Note: for the sake of speed, I am recycling diagrams from different presentations. Apologies for the inconsistencies. I’ll replace them later with cleaner ones. #
In black, top of the triangle: the media
In blue, base of the triangle: the public
(consumers, readers, viewers, users)
Arrow: direction of communication #
figure 1: Traditional mass media #
- This is the traditional model, proven and universal: a media (single point of origin) is sent to many people.
- Buzz words: ex cathedra, unidirectional, one to many, business to consumer (b2c).
- The main response expected from the public is binary, and can be measured easily: yes/no, I buy/I don’t buy.
figure 2: From the public to the media #
- No surprise here: the Web provides faster means of feedback than previous tools as mail, fax or voice mail.
- The Web also puts media power in the hands of the users: on the Web, each user can send text, images, sound, or video.
- The big change is that media have to find ways not only to deal with this new influx of messages from readers but to use it to their advantage.
- Buzzwords: bidirectional, many to one, consumer to business (c2b), participation.
figure 3: Users between themselves #
- This is new: the Web now allows members of the public to communicate between themselves in two distinct spaces:
- either within the media (blue) or
- outside of the media (green).
- At the same time, the Web offers to the media an opportunity and a competition: the media can now host exchanges between their readers but it also offers to readers countless other places where they can have these exchanges. The Web is thus creating a huge pressure for the media to host their readers’ exchanges: if the media don’t do it, readers will exchange somewhere else.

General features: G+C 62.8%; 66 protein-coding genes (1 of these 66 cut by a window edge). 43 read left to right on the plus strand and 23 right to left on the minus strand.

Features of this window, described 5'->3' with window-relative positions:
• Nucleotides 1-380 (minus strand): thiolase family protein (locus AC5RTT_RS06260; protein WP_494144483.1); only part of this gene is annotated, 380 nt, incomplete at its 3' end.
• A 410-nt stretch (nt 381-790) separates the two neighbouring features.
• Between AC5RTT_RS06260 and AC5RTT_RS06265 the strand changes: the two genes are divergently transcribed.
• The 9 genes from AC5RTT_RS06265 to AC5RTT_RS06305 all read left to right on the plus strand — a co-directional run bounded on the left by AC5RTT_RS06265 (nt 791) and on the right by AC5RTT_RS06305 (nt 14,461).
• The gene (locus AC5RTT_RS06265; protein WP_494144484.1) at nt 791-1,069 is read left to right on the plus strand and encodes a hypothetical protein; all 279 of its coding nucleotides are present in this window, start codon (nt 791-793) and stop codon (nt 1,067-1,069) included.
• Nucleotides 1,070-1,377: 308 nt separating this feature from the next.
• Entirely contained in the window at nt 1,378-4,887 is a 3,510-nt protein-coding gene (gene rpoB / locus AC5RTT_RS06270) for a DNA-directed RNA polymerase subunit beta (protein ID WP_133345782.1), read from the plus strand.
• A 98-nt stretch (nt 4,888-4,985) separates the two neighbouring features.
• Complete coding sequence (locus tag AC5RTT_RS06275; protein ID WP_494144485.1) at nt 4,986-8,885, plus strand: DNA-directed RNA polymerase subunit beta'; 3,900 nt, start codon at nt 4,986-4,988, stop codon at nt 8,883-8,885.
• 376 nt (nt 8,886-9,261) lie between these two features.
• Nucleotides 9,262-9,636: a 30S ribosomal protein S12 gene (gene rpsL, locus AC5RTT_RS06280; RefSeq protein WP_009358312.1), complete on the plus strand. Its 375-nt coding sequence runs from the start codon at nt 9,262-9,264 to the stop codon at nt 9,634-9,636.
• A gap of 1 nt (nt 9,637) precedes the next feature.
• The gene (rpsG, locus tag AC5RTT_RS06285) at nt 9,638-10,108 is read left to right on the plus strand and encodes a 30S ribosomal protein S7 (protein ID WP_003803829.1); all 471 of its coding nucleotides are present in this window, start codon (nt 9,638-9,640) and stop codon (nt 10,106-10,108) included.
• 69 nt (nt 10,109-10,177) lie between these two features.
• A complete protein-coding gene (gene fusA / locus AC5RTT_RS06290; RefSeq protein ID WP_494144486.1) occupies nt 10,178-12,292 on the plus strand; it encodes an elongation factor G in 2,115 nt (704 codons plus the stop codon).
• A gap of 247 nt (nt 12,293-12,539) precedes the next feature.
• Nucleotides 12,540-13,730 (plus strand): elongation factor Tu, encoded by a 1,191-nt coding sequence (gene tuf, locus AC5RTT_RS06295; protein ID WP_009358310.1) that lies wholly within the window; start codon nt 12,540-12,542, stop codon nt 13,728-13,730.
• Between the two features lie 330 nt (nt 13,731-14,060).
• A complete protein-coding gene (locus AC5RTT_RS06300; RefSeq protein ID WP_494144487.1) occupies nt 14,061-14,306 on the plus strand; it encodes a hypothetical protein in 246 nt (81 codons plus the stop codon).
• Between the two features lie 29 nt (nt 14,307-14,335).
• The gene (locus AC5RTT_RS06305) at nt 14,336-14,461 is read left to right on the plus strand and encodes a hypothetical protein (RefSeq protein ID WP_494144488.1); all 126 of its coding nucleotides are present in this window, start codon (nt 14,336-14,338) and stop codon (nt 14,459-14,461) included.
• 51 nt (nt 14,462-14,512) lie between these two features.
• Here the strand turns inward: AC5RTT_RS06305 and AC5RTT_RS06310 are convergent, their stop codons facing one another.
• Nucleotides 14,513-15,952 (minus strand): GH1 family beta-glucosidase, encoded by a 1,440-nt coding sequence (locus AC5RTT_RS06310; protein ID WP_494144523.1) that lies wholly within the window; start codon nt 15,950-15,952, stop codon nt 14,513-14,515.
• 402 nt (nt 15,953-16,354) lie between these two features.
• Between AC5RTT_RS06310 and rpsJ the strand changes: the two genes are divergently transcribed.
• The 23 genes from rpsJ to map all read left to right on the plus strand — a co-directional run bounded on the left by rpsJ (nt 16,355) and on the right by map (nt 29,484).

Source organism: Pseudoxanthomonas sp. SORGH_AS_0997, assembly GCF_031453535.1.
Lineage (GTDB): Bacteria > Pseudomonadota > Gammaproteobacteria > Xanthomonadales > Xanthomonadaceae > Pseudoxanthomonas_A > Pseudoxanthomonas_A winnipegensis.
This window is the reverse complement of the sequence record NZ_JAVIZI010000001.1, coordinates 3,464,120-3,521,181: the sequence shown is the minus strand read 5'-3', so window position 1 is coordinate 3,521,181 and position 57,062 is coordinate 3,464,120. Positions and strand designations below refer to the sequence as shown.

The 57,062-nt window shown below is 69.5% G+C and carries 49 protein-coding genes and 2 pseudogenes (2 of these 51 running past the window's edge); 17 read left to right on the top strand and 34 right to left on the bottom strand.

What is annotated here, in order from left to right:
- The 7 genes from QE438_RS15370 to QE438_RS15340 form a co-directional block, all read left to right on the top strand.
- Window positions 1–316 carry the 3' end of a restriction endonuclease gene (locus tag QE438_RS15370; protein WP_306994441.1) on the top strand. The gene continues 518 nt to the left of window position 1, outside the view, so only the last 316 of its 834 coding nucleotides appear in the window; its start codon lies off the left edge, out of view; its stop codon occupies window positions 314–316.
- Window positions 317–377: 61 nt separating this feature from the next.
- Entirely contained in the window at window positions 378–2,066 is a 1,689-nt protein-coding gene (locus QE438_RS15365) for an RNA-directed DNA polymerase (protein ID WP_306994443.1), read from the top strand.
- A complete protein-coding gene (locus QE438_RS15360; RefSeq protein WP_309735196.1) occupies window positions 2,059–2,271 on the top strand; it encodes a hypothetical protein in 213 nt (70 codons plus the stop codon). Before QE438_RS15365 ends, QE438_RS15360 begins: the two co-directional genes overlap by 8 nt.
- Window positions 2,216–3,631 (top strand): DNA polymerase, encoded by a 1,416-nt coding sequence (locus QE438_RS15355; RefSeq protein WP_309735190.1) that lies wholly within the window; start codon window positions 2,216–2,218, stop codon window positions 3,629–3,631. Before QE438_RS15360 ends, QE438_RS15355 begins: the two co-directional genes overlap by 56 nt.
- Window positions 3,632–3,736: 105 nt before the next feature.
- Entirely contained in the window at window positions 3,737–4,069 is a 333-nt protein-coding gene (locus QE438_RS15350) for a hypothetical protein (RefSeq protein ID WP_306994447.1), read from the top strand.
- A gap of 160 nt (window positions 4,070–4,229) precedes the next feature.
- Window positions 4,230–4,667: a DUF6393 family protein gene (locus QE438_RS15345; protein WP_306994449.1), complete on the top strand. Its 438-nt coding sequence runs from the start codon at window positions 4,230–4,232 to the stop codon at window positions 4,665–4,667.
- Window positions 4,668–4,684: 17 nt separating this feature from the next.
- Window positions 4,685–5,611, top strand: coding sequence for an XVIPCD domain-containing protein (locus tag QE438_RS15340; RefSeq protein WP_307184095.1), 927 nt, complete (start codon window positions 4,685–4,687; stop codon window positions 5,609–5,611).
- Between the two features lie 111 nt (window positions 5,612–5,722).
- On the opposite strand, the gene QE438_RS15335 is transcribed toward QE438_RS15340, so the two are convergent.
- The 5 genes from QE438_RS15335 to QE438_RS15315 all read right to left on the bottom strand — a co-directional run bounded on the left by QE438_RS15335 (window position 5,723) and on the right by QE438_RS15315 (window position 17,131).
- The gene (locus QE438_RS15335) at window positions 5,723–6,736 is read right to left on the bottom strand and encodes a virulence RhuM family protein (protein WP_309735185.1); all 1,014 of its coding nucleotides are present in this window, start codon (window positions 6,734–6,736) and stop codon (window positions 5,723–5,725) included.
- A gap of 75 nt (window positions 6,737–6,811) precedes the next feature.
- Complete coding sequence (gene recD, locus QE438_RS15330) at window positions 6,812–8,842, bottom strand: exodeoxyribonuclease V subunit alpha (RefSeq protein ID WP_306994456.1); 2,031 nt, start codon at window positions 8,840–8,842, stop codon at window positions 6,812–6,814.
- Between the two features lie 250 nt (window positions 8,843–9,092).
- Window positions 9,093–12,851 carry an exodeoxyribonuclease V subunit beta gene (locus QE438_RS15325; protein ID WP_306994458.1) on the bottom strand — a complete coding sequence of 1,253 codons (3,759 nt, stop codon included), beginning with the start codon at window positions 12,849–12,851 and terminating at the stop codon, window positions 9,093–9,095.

- Buzzwords: omnidirectional, one to one, consumer to consumer (c2c).
a b #
figure 4 a and b: Hyperlinks take our readers away from the media #
- Something historical happened when the media landed on the Web: clicking on an ad (red arrow) irrevocably broke the confine of the media and brought the user elsewhere.
- The content followed suite: by clicking on any link (black arrow), the user is brought somewhere else toward a source of content or additional content.
c d #
figure 4 c and d: Hyperlinks make our readers and us part of the whole Web #
- End of an era: the cozy relationship field made of media + user (our triangle) doesn’t exist anymore on the Web.
- Each time a media allows a hyperlink to be posted on its web pages, whether it’s an ad or a content destination, it runs the risk to lose the reader: maybe they won’t come back.
- But it works both ways: each time any outside site gives a hyperlink toward a media, the media has a chance to keep a new reader: maybe they won’t leave.
- Media and users are now part of a huge interlinked universe where everything is one click away.
- On the Web, we can’t think of a media as an isolated product anymore: it’s now a hyperlinked product.
- A media is now in a constant flux of losing and gaining readers from a vast surrounding ecosystem.